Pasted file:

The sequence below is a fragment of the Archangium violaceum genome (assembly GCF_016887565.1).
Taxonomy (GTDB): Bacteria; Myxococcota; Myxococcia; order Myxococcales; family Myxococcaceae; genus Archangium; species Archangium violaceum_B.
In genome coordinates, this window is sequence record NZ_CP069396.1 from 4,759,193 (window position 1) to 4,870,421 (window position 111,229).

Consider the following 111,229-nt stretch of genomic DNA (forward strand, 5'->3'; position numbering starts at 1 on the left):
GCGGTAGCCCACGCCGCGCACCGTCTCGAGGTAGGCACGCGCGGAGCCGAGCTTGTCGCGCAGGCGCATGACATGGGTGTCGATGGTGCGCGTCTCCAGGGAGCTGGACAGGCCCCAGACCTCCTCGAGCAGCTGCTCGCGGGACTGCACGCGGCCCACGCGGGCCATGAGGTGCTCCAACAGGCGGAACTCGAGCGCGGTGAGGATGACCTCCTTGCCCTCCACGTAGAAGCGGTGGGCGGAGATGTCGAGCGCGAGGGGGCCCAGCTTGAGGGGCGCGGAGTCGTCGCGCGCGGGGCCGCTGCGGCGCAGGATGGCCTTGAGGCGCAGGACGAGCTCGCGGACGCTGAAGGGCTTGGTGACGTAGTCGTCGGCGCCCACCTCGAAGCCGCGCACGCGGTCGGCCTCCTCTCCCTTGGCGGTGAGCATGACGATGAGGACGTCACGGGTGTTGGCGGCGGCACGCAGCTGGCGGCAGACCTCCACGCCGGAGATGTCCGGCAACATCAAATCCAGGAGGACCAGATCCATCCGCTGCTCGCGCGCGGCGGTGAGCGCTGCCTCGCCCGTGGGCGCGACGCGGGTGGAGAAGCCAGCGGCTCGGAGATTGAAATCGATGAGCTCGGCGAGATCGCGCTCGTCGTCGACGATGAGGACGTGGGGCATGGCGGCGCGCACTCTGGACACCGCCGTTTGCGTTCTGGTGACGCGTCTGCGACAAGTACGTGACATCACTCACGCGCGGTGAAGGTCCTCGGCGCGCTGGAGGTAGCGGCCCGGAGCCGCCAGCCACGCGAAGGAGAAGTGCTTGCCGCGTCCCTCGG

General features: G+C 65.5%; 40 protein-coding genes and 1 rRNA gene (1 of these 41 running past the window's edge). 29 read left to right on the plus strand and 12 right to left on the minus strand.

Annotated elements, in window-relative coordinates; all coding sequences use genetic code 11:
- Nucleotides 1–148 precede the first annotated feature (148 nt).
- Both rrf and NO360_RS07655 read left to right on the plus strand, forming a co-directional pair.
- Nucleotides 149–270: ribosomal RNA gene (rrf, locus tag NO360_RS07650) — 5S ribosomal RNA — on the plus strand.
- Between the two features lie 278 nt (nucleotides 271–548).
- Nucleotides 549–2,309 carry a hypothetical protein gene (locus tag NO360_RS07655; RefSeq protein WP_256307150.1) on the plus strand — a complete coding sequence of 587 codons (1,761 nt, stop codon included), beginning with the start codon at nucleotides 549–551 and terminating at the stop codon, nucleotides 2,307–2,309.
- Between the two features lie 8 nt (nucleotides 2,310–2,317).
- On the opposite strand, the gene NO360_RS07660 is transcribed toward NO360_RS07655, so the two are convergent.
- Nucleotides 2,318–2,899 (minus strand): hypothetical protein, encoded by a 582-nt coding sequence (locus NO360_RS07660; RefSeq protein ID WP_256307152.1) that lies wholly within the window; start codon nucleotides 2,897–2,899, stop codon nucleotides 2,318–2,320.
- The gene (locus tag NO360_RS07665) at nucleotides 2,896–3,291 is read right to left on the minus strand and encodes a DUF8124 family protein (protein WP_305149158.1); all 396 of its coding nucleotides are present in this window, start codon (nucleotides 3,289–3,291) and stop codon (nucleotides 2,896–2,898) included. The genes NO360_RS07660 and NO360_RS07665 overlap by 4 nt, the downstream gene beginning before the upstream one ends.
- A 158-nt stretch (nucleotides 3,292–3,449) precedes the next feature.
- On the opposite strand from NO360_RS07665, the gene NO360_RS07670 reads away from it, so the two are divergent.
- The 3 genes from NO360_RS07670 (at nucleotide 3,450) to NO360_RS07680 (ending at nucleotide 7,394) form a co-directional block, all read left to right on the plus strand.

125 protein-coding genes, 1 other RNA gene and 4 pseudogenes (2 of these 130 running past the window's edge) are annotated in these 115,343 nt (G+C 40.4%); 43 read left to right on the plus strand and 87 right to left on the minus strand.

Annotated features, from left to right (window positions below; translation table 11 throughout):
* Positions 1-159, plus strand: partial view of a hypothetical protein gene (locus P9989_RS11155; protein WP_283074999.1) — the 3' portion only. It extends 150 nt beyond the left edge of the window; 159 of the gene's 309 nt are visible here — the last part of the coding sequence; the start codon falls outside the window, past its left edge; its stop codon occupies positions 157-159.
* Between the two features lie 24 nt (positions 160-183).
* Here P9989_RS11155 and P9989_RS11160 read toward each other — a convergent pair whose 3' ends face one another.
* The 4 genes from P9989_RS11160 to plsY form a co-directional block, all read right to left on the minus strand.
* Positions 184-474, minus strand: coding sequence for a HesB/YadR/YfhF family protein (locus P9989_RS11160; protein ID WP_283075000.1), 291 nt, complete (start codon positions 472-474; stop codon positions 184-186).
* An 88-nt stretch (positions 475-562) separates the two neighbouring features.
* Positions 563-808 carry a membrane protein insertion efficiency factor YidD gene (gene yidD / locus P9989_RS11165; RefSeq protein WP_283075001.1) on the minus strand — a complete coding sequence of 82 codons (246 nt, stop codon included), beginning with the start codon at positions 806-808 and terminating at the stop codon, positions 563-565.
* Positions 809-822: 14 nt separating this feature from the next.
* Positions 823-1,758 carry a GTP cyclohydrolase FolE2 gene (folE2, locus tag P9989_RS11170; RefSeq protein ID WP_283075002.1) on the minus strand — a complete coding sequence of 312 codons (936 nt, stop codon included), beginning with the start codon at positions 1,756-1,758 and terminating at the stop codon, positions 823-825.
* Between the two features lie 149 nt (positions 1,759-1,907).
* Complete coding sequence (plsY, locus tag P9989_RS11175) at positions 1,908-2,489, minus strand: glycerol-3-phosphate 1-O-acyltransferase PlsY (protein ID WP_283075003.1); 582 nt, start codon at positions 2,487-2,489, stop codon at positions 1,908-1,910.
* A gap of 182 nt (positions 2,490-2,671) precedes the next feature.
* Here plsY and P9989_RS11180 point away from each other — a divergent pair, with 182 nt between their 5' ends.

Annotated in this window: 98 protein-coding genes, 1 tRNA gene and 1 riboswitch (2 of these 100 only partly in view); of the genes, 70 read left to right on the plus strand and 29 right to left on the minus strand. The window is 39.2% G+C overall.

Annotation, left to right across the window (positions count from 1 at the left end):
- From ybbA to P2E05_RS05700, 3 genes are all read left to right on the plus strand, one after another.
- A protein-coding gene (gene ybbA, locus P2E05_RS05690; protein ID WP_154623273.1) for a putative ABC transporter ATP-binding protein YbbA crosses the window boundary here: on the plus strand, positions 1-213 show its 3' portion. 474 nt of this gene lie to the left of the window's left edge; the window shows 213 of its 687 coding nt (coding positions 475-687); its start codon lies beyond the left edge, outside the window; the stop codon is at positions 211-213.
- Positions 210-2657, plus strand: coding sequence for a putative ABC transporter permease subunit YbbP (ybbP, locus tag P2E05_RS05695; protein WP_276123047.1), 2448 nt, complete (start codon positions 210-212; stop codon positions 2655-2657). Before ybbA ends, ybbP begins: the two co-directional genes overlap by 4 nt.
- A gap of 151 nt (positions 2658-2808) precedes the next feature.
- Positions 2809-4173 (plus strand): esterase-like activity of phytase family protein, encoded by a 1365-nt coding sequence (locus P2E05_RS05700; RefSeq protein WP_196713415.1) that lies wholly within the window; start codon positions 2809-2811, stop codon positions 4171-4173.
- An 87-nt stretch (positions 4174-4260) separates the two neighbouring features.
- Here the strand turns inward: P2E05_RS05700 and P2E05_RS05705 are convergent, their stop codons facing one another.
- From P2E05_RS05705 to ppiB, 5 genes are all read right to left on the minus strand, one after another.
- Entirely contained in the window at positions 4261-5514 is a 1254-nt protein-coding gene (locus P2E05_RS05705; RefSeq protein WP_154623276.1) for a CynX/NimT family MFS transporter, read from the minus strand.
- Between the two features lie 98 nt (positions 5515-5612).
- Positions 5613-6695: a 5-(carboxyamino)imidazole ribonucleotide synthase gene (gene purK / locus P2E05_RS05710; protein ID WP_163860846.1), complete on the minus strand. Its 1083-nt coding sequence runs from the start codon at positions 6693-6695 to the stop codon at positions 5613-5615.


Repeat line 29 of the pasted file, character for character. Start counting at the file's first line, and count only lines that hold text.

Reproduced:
* Positions 809-822: 14 nt separating this feature from the next.